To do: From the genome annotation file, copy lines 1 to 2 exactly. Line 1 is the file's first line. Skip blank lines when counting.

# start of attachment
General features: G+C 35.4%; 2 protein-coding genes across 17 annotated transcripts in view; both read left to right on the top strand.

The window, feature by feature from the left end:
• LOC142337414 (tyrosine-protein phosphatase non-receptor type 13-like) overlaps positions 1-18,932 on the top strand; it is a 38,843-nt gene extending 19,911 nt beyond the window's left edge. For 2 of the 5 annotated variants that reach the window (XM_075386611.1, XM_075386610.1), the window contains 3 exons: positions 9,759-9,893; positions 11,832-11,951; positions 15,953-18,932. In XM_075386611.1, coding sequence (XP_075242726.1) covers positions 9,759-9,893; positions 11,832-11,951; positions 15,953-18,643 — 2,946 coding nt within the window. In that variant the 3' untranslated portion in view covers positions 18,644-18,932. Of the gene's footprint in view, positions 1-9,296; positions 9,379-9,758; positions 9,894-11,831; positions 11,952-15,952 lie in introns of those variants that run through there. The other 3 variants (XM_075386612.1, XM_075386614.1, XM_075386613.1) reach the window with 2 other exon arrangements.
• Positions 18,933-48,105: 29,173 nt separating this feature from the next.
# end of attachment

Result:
General features: G+C 35.4%; 2 protein-coding genes across 17 annotated transcripts in view; both read left to right on the top strand.

The window, feature by feature from the left end: